Wednesday, June 2, 2021


WELCOME TO BLACK RIVER [Drama/Alcoholism/Family/Race] A: Samm Willams; D: Dean Irby; P: Negro Ensemble Company; T: St. Marks Playhouse (OB); 5/20/75-5/25/75 (8)

NOTE: no photos are available for this production.

The final production in the month-long Negro Ensemble Company’s “A Season-Within-a-Season” new play festival, written by one of the company’s best young actors, Samm Williams (a.k.a. Samm-Art Williams), was probably the best of the series It seemed to have been “wrenched from the playwright’s hear . . . and experience,” wrote Mel Gussow.

Despite being marred by excessive melodrama, it packed a wallop in its portrayal of a 1958 North Carolina sharecropper family—father (Clayton Corbin), mother (Lea Scott), and two sons (Taurean Blacque and Frankie Faison). The sons are contrasting types, one a bitter, n’er-do-well alcoholic, the other on the dim side. Williams depicts the family crisis centering on the father and his cynical son while creating a threatening world around them involving jujus, hurricanes, and floods.

“Honest emotion and moral fervor,” wrote Gussow, made the play appear worthy of further development.

Do you enjoy Theatre’s Leiter Side? As you may know, since New York’s theatres were forced into hibernation by Covid-19, this blog has provided daily posts on the hundreds of shows that opened in the city, Off and on Broadway, between 1970 and 1975. These have been drawn from an unpublished manuscript that would have been part of my multivolume Encyclopedia of the New York Stage series, which covers every show, of every type, from 1920 through 1950. Unfortunately, the publisher, Greenwood Press, decided it was too expensive to continue the project beyond 1950.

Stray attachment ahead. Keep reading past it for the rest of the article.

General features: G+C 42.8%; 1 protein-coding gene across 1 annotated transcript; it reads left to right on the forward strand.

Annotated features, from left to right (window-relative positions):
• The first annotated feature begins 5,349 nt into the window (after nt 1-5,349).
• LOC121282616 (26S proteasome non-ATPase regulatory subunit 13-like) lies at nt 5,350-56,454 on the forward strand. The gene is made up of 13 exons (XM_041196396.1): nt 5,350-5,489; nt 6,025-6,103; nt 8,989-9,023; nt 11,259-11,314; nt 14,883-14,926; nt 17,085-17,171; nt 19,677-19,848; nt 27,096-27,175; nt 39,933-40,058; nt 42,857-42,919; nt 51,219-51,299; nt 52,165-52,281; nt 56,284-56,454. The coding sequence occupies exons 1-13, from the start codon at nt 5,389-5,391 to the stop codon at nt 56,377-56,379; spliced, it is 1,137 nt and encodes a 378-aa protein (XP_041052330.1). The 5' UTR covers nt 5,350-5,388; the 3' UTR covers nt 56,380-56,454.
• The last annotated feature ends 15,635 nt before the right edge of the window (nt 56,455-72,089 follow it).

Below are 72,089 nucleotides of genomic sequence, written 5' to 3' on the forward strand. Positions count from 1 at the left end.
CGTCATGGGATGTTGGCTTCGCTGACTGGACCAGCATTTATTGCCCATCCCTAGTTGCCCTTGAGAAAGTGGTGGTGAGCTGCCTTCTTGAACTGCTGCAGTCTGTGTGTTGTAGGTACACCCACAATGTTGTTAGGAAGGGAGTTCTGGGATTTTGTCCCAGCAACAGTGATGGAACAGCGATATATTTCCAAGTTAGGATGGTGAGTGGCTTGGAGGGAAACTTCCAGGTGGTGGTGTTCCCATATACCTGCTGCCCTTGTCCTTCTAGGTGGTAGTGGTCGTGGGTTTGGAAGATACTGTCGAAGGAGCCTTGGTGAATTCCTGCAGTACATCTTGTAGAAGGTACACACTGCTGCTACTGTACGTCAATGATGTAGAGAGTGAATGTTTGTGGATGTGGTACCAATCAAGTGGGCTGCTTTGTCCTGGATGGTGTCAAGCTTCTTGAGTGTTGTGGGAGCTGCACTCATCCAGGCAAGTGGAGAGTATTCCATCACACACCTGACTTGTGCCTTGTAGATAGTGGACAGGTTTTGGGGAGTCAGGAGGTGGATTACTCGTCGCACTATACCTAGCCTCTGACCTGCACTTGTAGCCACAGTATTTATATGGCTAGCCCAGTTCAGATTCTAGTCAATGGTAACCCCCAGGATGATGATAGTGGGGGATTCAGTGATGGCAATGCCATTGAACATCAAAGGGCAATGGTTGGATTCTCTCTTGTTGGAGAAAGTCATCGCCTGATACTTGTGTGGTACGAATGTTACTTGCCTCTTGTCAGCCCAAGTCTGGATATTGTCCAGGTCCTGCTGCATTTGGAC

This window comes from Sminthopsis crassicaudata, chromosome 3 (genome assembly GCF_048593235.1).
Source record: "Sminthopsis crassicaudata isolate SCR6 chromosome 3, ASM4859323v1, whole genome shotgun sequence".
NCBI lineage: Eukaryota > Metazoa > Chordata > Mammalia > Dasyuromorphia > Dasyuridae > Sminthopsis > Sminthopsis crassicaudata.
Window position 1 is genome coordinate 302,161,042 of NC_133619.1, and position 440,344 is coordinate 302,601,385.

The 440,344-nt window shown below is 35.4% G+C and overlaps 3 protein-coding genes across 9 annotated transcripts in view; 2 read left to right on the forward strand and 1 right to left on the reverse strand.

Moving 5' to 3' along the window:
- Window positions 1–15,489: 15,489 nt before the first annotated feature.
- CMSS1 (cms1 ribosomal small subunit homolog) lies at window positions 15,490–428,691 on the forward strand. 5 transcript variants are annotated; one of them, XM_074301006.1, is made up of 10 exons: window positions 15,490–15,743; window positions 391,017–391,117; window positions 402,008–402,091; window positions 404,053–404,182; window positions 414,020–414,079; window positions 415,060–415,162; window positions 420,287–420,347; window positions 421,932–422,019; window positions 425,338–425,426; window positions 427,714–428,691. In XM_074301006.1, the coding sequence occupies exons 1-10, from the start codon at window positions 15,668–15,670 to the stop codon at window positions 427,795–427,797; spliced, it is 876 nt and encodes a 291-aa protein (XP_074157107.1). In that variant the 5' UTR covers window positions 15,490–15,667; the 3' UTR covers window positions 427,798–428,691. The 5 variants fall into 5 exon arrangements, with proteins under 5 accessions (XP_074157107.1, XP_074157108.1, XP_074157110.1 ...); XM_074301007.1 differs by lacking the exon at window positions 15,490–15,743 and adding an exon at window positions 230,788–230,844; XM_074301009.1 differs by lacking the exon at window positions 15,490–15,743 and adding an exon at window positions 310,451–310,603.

Before I began offering these 1970-1975 entries, however, Theatre’s Leiter Side posted over 1,600 of my actual reviews for shows from 2012 through 2020. The first two years of that experience were published in separate volumes for 2012-2013 and 2013-2014 (the latter split into two volumes). The 2012-2013 edition also includes a memoir in which I describe how, when I was 72, I used the opportunity of suddenly being granted free access to every New York show to begin writing reviews of everything I saw. Interested readers can find these collections on by clicking here. 

Next up: What Every Woman Knows.